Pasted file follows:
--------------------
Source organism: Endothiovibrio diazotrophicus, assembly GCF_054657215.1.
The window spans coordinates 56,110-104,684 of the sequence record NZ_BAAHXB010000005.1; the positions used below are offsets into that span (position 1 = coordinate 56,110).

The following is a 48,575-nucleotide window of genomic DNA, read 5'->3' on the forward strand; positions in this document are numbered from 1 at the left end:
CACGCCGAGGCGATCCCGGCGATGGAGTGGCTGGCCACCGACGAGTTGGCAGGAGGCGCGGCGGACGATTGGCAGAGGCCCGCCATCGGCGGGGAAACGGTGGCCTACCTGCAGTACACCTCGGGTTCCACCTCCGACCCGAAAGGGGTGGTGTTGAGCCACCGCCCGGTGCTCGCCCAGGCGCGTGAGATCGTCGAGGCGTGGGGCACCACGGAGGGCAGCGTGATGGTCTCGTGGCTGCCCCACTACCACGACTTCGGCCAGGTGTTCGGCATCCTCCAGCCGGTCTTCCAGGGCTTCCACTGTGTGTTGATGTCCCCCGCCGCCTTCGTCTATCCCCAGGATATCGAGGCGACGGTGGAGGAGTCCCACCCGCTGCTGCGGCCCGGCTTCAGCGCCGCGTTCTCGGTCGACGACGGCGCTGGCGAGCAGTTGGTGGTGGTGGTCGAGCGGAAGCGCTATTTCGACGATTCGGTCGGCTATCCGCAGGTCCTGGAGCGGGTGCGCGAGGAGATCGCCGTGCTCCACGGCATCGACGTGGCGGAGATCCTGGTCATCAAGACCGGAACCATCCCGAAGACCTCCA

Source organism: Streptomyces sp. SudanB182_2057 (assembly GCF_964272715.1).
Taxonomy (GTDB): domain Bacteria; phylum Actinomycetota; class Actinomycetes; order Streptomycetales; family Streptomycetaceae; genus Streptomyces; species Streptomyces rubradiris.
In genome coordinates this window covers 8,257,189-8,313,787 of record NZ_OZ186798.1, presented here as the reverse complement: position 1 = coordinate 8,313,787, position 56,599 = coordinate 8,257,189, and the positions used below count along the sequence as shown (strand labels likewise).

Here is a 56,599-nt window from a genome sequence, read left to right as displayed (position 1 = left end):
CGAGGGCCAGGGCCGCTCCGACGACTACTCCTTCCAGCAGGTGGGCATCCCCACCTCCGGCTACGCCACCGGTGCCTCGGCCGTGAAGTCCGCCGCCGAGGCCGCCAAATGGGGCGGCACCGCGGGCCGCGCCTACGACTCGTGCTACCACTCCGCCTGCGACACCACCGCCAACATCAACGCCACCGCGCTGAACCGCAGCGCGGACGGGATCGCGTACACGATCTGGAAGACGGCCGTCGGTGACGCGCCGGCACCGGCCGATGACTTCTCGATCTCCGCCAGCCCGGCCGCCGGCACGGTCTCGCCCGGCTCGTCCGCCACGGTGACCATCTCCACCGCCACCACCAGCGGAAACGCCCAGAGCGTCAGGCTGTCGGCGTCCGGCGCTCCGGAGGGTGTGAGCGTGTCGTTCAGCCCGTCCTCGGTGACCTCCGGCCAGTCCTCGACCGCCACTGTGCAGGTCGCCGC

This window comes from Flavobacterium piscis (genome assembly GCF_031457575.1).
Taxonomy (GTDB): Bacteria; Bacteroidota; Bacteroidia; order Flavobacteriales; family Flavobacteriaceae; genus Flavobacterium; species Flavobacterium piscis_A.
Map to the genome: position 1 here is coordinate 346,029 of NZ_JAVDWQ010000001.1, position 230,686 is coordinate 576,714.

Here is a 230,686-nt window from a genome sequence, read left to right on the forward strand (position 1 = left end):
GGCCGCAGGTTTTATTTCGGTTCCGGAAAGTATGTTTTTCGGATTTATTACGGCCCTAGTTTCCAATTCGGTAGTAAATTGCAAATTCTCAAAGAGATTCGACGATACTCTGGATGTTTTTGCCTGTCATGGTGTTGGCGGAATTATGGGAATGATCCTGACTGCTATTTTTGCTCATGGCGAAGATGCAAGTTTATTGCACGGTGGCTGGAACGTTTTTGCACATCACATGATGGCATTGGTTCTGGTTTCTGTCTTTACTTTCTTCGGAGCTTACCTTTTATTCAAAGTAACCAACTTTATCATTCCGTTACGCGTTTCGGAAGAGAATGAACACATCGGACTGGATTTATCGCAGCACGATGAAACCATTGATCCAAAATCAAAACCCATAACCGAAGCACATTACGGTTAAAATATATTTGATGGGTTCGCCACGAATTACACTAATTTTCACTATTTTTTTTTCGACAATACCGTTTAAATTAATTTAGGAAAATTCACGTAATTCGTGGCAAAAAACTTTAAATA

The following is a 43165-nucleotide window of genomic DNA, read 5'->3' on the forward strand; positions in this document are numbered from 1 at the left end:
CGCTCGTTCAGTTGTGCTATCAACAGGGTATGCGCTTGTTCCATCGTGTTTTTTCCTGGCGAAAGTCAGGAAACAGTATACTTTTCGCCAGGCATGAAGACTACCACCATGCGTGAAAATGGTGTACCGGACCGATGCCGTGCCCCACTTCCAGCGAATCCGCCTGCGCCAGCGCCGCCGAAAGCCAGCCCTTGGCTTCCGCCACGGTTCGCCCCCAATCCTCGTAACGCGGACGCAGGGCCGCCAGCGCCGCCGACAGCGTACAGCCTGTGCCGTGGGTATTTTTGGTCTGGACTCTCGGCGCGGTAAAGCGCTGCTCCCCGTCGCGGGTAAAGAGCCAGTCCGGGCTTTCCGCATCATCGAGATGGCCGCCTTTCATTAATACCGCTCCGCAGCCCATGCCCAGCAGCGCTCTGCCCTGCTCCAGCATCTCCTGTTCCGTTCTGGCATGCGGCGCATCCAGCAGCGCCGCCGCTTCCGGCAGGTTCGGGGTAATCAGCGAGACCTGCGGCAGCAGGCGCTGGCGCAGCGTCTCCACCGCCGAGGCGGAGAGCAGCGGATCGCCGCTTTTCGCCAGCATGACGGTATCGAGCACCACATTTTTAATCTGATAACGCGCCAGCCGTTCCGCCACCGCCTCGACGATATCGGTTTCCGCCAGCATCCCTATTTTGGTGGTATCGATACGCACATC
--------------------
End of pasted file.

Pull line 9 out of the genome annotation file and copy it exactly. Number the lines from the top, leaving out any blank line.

CGAGGGCCAGGGCCGCTCCGACGACTACTCCTTCCAGCAGGTGGGCATCCCCACCTCCGGCTACGCCACCGGTGCCTCGGCCGTGAAGTCCGCCGCCGAGGCCGCCAAATGGGGCGGCACCGCGGGCCGCGCCTACGACTCGTGCTACCACTCCGCCTGCGACACCACCGCCAACATCAACGCCACCGCGCTGAACCGCAGCGCGGACGGGATCGCGTACACGATCTGGAAGACGGCCGTCGGTGACGCGCCGGCACCGGCCGATGACTTCTCGATCTCCGCCAGCCCGGCCGCCGGCACGGTCTCGCCCGGCTCGTCCGCCACGGTGACCATCTCCACCGCCACCACCAGCGGAAACGCCCAGAGCGTCAGGCTGTCGGCGTCCGGCGCTCCGGAGGGTGTGAGCGTGTCGTTCAGCCCGTCCTCGGTGACCTCCGGCCAGTCCTCGACCGCCACTGTGCAGGTCGCCGC